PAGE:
What if Amazon makes it harder for new entrants on the “marketplace” side to enter profitably, because it offers benefits on the consumer side that most competitors can’t match? The FTC would have you believe that is a harm, full stop, because of the seller-side effect. But that would also effectively mean that simply increasing efficiency and lowering prices would amount to harm, because it would also make it harder for new entrants to match Amazon. How can conduct that provides a clear benefit to consumers constitute an antitrust harm?[85]

In essence, the FTC maintains this illogical position by cordoning off the two sides of Amazon’s platforms into separate markets and then asserting that benefits in one cannot justify “harms” in the other, despite recognizing the close interrelatedness between the two markets:

Sellers who buy marketplace services from Amazon provide much of the product selection that helps Amazon attract and keep its shoppers. As more shoppers turn to Amazon for its product selection, more sellers use its platform to gain access to its ever-expanding consumer base, which attracts more shoppers, and so on. . . . The interplay between Amazon’s shoppers and sellers increases barriers to new entry and expansion in both relevant markets and limits existing rivals’ ability to compete. In this way, scale builds on itself, and is cumulative and self-reinforcing.[86]

This is artificial and nonsensical. What Amazon does is maximize the value of the platform to the benefit of all users, on net. That some of those benefits accrue at certain times to only one set of users cannot be taken to undermine the value of Amazon’s overall, long-term platform-improving conduct.

Finally, it is worth noting that, even where nominal market distinctions across platform users have been argued by plaintiffs and upheld by courts, analysis of anticompetitive effects has generally turned to out-of-market effects.

Consider the famous case of Aspen Skiing Co. v. Aspen Highlands Skiing Corp. In that case, analyzing the competitive effect of the defendant’s conduct regarding access by a competitor to an “all Aspen” ski pass required looking at effects in the output market for downhill skiing, as well as the input market for mountain access needed to provide those tickets.[87] Indeed, as the Court noted, “[t]he question whether Ski Co.’s conduct may properly be characterized as exclusionary cannot be answered by simply considering its effect on Highlands. In addition, it is relevant to consider its impact on consumers and whether it has impaired competition in an unnecessarily restrictive way.”[88] If Aspen Skiing were evaluated as the FTC seeks in this case, there would be two distinct markets at issue, and harm could be proven by assessing the effect on the input market alone, regardless of the effect on consumers.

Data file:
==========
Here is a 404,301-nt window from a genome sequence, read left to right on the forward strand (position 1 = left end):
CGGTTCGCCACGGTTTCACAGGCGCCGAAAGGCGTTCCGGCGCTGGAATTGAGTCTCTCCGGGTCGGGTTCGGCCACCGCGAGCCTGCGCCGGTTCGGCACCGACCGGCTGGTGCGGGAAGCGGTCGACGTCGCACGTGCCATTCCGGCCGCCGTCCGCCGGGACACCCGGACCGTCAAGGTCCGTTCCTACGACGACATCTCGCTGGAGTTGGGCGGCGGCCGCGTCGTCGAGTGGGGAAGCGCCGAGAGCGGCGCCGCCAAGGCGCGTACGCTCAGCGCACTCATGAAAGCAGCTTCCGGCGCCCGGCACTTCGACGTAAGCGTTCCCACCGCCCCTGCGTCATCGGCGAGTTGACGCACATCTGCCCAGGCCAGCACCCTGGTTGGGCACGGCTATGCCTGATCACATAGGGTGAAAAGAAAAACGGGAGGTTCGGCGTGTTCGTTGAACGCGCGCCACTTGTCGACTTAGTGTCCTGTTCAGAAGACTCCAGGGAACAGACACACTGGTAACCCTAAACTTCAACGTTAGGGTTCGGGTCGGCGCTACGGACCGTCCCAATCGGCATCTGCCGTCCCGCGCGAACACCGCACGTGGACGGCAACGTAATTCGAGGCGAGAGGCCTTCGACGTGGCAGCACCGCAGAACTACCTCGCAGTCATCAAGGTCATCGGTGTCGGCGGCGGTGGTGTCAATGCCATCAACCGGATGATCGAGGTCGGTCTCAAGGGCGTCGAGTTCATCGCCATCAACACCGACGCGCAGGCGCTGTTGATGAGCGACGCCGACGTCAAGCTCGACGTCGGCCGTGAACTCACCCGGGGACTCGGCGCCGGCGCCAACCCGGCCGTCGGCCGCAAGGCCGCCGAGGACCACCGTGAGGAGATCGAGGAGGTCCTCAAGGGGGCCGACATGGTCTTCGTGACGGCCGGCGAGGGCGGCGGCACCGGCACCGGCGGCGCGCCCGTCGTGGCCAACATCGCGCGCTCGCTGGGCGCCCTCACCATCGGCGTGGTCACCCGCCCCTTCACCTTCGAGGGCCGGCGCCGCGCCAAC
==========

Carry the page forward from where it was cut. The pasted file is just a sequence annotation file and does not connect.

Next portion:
Indeed, especially where vertically related markets are involved (which is, of course, how the two sides of Amazon’s platform are related), courts have recognized that weighing effects on competition requires a cross-market perspective across both upstream and downstream segments.

Conclusion

The FTC’s proposed market definitions in its case against Amazon exhibit several critical flaws that undermine the complaint. The alleged “online superstore” and “online marketplace services” markets are excessively narrow, excluding manifest competitors and alternatives. The FTC improperly groups together distinctly different products and sellers into questionable “cluster markets” without empirical evidence to support treating them as economically integrated. And the complaint arbitrarily cordons the two markets off from each other, despite acknowledging their interconnectedness, likely in a deliberate effort to avoid weighing out-of-market efficiencies and procompetitive effects flowing between them.

Ultimately, the burden lies with the FTC to defend these narrow market definitions as economically sound. But based on the limited information available thus far, the proposed markets appear to be gerrymandered to suit the FTC’s case, rather than reflective of actual competitive realities.

Whether deliberately tactical or not, the problems with the FTC’s market definition invite skepticism regarding the overall merits of the agency’s case. If the relevant markets prove indefensible upon fuller examination of the facts, the theory of harm in the case may well collapse. At a minimum, the FTC faces an uphill battle if its case indeed rests more on artful pleading than rigorous economics.

 

[1] Gregory J. Werden, Why (Ever) Define Markets? An Answer to Professor Kaplow, 78 Antitrust L.J. 729, 741 (2013) (emphasis added).

[2] See, e.g., Josh Sisco, The FTC Puts Your Lunch on Its Plate, Politico (Nov. 21, 2023), https://www.politico.com/news/2023/11/21/feds-probe-10b-deal-for-subway-sandwich-chain-00128268.